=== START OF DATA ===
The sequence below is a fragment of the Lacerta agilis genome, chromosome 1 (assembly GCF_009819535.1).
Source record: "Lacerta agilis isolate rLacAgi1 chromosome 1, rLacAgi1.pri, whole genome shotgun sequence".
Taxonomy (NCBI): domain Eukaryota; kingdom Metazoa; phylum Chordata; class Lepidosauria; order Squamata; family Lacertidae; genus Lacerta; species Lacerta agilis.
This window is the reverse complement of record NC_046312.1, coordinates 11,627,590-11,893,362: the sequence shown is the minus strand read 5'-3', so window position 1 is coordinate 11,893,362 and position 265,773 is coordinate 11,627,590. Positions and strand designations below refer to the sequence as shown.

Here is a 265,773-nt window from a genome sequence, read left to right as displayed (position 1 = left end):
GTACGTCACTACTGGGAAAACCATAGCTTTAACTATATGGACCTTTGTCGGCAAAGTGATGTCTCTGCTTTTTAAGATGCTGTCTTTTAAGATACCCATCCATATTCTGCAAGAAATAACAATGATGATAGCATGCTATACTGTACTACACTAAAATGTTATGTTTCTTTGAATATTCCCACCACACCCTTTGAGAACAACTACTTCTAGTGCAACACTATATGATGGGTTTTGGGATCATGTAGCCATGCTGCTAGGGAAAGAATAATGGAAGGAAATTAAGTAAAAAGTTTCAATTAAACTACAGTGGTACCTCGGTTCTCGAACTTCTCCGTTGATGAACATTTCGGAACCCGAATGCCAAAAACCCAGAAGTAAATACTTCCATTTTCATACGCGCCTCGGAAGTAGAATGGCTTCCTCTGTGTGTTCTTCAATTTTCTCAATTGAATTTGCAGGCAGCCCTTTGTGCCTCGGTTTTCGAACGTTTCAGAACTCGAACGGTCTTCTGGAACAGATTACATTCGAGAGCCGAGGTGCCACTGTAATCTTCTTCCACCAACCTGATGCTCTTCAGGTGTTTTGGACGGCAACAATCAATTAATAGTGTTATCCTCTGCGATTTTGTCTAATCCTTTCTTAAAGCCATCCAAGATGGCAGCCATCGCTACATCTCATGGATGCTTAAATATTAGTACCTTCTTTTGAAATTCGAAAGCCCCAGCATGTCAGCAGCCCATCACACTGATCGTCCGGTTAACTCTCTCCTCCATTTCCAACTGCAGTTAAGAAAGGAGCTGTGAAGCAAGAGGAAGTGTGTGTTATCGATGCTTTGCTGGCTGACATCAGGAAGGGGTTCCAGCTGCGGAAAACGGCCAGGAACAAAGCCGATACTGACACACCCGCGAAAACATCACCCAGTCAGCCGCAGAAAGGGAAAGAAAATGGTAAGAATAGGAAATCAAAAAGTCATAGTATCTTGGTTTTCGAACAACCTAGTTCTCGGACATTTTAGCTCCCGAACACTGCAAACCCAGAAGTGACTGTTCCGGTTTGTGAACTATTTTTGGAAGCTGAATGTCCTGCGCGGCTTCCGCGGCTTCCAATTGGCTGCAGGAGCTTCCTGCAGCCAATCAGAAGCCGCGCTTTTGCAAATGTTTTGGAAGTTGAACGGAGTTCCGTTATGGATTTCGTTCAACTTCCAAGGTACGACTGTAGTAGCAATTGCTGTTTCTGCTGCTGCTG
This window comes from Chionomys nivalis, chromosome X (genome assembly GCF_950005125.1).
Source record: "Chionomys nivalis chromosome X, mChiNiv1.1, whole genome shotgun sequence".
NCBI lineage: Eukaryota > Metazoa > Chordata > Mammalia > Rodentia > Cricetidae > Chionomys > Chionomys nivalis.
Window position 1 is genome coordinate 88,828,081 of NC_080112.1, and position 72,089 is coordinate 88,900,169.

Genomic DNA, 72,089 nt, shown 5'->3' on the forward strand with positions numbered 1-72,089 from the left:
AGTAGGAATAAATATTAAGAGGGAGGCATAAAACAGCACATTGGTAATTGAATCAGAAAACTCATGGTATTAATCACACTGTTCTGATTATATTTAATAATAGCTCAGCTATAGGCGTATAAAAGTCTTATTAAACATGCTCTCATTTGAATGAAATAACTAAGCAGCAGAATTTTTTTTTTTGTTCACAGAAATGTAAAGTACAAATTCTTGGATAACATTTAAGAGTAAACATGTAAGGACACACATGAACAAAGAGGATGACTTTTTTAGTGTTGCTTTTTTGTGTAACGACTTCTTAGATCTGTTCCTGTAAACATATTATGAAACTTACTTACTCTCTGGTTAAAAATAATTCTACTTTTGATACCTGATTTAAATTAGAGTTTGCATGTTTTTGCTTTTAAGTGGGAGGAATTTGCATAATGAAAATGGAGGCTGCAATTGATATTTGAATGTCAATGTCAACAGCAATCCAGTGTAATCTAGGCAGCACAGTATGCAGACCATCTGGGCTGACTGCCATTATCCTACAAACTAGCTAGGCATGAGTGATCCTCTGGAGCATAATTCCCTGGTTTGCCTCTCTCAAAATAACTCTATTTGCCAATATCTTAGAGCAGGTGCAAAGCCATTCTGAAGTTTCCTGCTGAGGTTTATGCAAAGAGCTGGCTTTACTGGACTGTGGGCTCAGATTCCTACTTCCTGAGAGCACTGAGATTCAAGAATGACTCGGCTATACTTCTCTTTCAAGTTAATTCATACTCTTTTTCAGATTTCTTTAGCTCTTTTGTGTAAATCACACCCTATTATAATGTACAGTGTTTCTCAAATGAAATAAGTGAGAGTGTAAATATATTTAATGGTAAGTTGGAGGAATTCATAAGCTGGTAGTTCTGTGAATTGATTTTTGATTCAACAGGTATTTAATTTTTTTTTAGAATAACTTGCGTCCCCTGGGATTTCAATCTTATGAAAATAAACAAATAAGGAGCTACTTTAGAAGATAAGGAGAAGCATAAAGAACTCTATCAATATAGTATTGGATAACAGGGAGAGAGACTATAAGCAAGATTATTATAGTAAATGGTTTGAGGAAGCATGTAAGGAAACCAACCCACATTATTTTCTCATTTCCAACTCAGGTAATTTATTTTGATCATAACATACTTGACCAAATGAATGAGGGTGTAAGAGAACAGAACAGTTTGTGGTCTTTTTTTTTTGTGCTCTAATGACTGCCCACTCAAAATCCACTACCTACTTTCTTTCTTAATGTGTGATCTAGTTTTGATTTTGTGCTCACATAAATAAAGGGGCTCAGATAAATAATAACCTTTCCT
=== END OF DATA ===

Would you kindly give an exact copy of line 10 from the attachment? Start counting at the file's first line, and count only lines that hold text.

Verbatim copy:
Window position 1 is genome coordinate 88,828,081 of NC_080112.1, and position 72,089 is coordinate 88,900,169.